January 12, 2022
Adding Up the Romantic and Philosophical Benefits of Provider Affiliations
In Bargain, Pete Townshend of The Who sings, “One and one don’t make two. One and one make one.”
It’s the romantic notion that when two people who are right for each other get together they essentially become one person. A new being. They are better together than they are apart.
Or, if you prefer Aristotle to Townshend, “The whole is greater than the sum of its parts.”
Two studies published in JAMA Network Open tested whether that same notion applies in healthcare regarding provider affiliations. The results were mixed, proving once again that healthcare, although a business like any other business in any other industry, is more complicated than love or philosophy.
In the first study, which you can download here, researchers from the Medical College of Wisconsin and Eastern Michigan University wanted to know whether there was a connection between how many hospitals doctors were affiliated with and how doctors practiced. One would think physician practice patterns would improve as the number of affiliations increased as doctors picked up best practices at each hospital and applied them at their other hospitals.
Alas, the answer is no. Compared with doctors affiliated with a single hospital, doctors affiliated with multiple hospitals:
- Used more medical and drug services
- Performed a wider range of medical and drug interventions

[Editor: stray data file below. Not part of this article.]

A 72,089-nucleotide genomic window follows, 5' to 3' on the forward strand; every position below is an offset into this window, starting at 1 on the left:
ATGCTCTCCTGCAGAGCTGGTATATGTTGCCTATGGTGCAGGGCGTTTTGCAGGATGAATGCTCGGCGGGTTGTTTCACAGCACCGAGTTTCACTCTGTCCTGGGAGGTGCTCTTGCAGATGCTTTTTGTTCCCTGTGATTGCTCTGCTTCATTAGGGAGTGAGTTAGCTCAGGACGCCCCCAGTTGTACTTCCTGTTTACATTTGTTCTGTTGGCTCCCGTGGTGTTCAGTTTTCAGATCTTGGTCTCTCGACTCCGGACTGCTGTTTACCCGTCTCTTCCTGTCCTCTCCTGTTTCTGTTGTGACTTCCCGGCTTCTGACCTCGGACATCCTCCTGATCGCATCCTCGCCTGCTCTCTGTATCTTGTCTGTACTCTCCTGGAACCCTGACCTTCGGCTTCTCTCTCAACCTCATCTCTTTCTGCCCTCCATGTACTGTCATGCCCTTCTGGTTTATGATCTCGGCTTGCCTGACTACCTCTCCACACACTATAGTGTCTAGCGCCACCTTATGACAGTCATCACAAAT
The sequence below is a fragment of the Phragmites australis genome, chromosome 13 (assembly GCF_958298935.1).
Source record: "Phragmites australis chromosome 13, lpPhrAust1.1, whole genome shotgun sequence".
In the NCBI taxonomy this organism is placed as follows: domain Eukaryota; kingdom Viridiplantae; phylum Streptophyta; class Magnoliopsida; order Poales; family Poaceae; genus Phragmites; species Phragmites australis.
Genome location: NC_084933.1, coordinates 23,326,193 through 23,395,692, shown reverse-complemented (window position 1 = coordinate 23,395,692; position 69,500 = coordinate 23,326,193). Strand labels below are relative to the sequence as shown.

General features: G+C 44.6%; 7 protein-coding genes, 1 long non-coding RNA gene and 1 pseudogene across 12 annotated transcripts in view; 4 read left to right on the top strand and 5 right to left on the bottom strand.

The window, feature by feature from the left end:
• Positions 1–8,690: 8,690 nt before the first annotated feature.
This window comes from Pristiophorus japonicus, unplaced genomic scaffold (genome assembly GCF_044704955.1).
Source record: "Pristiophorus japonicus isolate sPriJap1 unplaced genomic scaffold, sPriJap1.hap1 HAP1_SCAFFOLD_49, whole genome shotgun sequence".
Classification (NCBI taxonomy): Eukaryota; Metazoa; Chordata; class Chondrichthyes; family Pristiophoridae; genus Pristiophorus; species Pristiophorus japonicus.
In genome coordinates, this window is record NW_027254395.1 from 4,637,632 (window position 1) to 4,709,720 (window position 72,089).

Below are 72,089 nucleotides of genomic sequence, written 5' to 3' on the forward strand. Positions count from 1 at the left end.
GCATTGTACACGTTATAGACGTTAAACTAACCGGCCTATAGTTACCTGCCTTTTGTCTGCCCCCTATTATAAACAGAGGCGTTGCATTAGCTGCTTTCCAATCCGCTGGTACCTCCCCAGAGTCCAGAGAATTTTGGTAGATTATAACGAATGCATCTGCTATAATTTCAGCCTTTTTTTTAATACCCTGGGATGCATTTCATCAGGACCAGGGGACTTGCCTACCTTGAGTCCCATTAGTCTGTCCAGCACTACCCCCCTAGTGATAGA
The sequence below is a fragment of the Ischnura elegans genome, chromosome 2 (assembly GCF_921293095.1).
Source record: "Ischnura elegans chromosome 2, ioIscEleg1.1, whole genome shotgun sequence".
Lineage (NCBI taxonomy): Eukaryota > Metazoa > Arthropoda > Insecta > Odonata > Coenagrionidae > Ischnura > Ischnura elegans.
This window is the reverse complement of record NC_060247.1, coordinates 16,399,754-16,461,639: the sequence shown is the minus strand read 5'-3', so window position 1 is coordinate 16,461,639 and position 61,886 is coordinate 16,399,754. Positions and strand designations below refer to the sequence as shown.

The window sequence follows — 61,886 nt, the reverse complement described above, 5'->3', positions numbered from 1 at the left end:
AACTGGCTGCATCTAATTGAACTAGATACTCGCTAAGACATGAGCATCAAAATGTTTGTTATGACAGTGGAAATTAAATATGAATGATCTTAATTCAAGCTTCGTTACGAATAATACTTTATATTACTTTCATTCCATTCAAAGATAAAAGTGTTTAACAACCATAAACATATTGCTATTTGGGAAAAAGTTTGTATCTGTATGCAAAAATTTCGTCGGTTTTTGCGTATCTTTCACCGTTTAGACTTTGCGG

- Incurred higher medical and drug costs
“These findings suggest that clinicians may shift their treatment patterns—both treatment mix and quantity—when they start working across more hospitals,” the researchers said. Further, “Greater use of costlier hospital resources, whether as a result of defensive medicine or other hospital incentives, is potentially responsible for an increase in per-patient care use and costs of affiliated clinicians.”
One and one don’t make two. One and one make at least three when it comes to hospital-physician affiliations.
If you want to learn more about this topic, please read, “Beware the Vertically Integrated Employed Physician” on 4sighthealth.com.
In the second study, which you can download here, eight researchers from NYU Langone Health in New York wanted to know if the system’s 2016 acquisition and merger with Lutheran Medical Center, also in New York, improved quality and safety at Lutheran, now known as NYU Langone Hospital-Brooklyn.
You know it did or else there wouldn’t be a published study with eight names on it. But I’ll give you the details anyway.
Comparing six years before the merger with three years after the merger at the old Lutheran facility:
- Patient mortality rates went down
- Central-line infections went down
- Urinary-tract infections went down
- More patients said they would recommend the hospital
- But readmission rates stayed about the same
“Despite evidence that mergers usually reduce quality, we found that strategic consolidations can be associated with substantially improved quality when performed effectively,” the researchers said.
One and one don’t make two. One and one make a better one in this case, which interestingly includes the candid acknowledgment that most hospital mergers do just the opposite.
When you put the two studies together, what do you get? You get a lot of room and opportunity for cost and quality improvement, but provider affiliations aren’t magic bullets to achieve either It’s completely up to the parties involved whether they want to use their affiliation to create more value for patients.
So much for love and philosophy.
Thanks for reading.